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Would a salt flat be near a river?

I have a world with a Nile River-like region and within a few miles, perhaps 10-20, I have a massive salt flat. The arable land of the river brushes up against eastern edge of the salt flat but all the other "borders" are surrounded by a Sahara-like desert. Is this realistic?

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    $\begingroup$ Can it be a salt-water river? Tunisia's great Chott's (mega salt flats) drained saltwater rivers. $\endgroup$ – Mikey Jan 28 '16 at 0:41
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Salt flats are generally formed where ancient oceans, seas or even lakes have become cut off and water can only evaporate out of them. The Dead Sea is a current example, as is Great Salt Lake in Utah.

So sometime in the past, your river might have drained into a low lying area without access to the sea and the waters evaporated away, leaving the salt beds. At some more recent time in geological history, an earthquake or other geological change changed the course of the river, opening a channel to the sea.

Alternatively, the sea itself could have had an arm leading into the region which was cut off from the rest of the sea due to some geological event, eventually leaving great salt flats as the water evaporated away (which would be of greater extent and depth than those left by a more recent salt lake). The river's path could have moved closer to the salt flat over the ages, so its position today is a fortunate coincidence. A thousand years from now, the river could actually be running through the salt flat, washing the salt back into the sea.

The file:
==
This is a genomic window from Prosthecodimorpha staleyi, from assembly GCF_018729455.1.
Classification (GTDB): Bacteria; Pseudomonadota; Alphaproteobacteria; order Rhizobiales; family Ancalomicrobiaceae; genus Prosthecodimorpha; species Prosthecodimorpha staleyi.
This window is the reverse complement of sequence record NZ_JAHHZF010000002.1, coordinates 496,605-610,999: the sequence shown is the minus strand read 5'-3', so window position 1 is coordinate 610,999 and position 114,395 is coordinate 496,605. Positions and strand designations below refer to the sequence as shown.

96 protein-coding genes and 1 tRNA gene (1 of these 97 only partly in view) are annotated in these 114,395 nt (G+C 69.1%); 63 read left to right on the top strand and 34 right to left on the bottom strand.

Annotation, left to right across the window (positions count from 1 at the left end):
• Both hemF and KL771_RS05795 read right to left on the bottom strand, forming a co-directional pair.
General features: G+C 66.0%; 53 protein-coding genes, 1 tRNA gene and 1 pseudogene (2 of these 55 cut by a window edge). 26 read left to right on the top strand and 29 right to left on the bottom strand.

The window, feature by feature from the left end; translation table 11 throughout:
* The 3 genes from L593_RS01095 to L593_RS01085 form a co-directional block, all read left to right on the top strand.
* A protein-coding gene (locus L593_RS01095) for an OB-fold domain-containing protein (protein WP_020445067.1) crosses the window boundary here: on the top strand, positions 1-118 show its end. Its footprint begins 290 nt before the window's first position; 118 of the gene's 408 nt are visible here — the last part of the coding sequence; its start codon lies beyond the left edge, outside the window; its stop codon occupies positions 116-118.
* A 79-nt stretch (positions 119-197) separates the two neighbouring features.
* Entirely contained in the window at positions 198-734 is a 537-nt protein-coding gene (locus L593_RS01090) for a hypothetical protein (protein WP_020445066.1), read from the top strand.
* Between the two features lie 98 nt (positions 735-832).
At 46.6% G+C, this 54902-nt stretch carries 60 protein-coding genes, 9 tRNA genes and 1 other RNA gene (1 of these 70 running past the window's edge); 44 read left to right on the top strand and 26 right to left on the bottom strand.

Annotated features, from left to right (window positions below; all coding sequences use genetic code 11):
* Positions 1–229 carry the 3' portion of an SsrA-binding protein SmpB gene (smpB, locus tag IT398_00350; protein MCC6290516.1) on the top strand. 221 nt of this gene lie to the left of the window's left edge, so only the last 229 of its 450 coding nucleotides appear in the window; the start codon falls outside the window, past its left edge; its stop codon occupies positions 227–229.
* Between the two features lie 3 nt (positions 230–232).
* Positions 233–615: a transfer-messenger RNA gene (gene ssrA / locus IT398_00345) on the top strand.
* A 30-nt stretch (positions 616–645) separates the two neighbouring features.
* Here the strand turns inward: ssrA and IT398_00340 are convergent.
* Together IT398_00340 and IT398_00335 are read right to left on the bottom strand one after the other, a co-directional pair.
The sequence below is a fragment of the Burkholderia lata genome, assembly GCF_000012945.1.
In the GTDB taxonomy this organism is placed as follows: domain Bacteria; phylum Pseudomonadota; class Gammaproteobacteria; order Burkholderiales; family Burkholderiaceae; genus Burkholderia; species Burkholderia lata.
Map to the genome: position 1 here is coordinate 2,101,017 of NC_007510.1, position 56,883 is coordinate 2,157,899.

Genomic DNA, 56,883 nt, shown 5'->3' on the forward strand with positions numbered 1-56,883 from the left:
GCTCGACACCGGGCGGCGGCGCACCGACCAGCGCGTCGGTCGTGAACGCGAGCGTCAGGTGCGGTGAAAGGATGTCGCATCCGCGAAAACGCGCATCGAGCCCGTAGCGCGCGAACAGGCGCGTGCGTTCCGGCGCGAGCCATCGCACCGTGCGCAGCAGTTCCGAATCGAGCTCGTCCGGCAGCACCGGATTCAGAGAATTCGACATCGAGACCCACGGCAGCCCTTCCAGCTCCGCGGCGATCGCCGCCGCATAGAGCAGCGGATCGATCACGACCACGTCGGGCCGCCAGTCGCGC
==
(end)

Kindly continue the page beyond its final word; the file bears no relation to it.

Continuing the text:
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  • $\begingroup$ The salt flat is on the edge of a desert and is supposed to be an old dried lake. If I am understanding you correctly, it IS possible to have a river run next to a salt flat due to elevation or time changing water flow. Am I following? $\endgroup$ – Dynas Aug 29 '15 at 1:53
  • $\begingroup$ You are following perfectly. Great Salt lake in Utah is the remnants of Lake Bonneville, which drained out near the end of the last ice age. $\endgroup$ – Thucydides Aug 29 '15 at 12:45
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There are salt flat regions near the Nile itself. Perhaps the largest is the Qattara Depression.

The great bitter lake, now flooded with seawater as part of the Suez Canal, was once a salt flat. During the building of the Suez Canal, a small parallel canal called the Sweetwater Canal was built to supply fresh water to the area. The water came from the Nile via Lake Timsah.

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If the surface evaporation rate is high enough then yes, look at field salting in California, the river could supply the salt directly in a sandy environment or simply supply the moisture to wick salt from deeper deposits.

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As has been covered in other answers - salt flats are generally in depressions. This makes the situation where very slightly salty river water goes in, but never out, likely.

Whilst less likely, a salt and sulfur rich crater lake could have been made in a old caldera. Hot springs push the hot brine to the surface where they dried mostly before making it back to the nearby river. Doesn't quite fit your narrative though.

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